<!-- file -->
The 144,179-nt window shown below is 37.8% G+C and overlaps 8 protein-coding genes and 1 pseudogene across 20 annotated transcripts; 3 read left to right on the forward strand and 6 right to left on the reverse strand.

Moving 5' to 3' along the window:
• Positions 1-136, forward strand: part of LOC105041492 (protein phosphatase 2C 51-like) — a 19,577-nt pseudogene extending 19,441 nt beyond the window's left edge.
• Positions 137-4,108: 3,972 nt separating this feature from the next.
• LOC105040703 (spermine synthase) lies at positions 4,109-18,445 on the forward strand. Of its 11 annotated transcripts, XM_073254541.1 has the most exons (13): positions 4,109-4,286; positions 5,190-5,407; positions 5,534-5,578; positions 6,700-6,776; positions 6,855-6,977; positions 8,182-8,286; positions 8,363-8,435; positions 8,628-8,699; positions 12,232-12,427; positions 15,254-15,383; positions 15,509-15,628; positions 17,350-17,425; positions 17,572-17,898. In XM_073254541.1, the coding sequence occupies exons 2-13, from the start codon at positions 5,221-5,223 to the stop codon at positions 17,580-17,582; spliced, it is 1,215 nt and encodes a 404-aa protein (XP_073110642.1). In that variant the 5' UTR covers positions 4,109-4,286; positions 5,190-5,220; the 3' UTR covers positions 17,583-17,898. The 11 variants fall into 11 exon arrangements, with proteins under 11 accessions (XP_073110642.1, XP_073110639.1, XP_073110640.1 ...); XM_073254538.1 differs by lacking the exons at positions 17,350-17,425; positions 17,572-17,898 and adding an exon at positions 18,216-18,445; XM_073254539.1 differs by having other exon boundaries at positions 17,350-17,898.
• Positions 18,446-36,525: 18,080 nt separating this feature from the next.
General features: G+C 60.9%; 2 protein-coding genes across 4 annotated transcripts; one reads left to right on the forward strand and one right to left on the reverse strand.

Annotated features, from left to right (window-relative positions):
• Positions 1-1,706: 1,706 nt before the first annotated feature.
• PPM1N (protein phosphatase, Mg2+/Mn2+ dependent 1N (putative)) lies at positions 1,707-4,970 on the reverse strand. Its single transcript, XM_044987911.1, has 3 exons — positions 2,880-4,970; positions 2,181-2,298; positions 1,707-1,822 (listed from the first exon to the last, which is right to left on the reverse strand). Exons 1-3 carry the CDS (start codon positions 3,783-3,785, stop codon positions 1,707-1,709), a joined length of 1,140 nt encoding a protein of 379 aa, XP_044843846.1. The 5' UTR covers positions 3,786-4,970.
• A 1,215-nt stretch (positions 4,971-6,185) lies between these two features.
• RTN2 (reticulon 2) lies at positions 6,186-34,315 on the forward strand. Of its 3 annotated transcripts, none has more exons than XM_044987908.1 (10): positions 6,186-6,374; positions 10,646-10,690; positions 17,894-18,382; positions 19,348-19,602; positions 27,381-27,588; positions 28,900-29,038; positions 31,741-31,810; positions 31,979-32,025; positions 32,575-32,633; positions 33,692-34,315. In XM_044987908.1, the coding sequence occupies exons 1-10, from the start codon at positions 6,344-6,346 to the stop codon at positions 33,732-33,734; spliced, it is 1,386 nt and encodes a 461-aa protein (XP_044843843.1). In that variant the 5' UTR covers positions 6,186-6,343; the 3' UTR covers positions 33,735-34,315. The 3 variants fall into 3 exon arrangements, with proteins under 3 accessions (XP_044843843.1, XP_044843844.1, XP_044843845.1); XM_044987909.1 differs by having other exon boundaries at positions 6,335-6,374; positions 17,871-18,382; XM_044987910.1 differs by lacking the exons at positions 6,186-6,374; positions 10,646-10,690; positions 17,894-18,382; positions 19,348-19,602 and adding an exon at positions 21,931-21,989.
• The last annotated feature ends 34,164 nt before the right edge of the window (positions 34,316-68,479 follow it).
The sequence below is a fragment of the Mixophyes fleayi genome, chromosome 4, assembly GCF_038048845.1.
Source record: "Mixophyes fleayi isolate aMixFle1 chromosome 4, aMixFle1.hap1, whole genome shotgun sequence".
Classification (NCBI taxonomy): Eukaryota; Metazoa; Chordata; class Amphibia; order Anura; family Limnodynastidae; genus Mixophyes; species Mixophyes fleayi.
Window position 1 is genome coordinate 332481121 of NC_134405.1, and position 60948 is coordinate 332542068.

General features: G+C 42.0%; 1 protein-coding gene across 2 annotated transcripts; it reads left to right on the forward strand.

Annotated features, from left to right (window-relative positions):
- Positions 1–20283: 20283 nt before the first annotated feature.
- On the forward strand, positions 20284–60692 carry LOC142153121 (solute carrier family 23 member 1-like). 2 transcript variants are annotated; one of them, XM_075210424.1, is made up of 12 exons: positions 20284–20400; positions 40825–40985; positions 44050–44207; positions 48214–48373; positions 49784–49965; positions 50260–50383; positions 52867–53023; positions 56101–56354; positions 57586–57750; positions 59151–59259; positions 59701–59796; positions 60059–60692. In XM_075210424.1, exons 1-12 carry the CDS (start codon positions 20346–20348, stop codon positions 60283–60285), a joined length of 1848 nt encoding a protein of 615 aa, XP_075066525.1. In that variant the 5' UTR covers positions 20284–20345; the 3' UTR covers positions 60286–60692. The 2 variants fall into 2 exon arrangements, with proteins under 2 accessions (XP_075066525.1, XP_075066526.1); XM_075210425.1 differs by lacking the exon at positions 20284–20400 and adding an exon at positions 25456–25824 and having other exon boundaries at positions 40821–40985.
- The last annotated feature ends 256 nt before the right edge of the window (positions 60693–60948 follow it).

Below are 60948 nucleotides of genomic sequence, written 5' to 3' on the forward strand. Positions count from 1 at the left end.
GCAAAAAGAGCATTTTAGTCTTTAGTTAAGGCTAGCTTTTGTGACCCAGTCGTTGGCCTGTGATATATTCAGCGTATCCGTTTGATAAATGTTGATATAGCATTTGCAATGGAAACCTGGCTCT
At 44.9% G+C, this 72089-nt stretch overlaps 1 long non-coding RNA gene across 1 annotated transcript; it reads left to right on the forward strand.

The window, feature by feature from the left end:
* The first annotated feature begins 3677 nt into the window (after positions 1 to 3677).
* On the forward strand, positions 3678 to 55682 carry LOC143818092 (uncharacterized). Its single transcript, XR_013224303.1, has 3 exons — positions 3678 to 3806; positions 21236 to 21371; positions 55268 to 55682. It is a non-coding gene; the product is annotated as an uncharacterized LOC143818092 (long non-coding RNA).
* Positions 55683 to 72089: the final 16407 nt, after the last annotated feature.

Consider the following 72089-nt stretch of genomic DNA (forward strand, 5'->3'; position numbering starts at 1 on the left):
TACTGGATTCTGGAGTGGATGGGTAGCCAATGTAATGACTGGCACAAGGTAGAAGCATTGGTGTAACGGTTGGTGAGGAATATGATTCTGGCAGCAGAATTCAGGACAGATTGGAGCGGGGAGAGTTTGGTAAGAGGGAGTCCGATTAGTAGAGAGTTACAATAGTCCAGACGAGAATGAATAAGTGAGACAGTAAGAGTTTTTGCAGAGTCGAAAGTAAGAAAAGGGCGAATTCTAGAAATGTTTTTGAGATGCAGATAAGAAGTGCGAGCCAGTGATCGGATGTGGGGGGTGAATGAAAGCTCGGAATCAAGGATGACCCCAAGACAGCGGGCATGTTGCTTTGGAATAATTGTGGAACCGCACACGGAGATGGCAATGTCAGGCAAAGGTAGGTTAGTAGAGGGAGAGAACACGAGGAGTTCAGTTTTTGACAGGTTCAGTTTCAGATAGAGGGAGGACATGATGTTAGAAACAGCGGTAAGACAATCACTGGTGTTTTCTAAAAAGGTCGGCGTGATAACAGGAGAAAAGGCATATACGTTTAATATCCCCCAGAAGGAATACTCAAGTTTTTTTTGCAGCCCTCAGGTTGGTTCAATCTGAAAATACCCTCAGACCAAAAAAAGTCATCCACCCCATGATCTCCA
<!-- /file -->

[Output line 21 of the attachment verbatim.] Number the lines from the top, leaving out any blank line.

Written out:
- On the forward strand, positions 20284–60692 carry LOC142153121 (solute carrier family 23 member 1-like). 2 transcript variants are annotated; one of them, XM_075210424.1, is made up of 12 exons: positions 20284–20400; positions 40825–40985; positions 44050–44207; positions 48214–48373; positions 49784–49965; positions 50260–50383; positions 52867–53023; positions 56101–56354; positions 57586–57750; positions 59151–59259; positions 59701–59796; positions 60059–60692. In XM_075210424.1, exons 1-12 carry the CDS (start codon positions 20346–20348, stop codon positions 60283–60285), a joined length of 1848 nt encoding a protein of 615 aa, XP_075066525.1. In that variant the 5' UTR covers positions 20284–20345; the 3' UTR covers positions 60286–60692. The 2 variants fall into 2 exon arrangements, with proteins under 2 accessions (XP_075066525.1, XP_075066526.1); XM_075210425.1 differs by lacking the exon at positions 20284–20400 and adding an exon at positions 25456–25824 and having other exon boundaries at positions 40821–40985.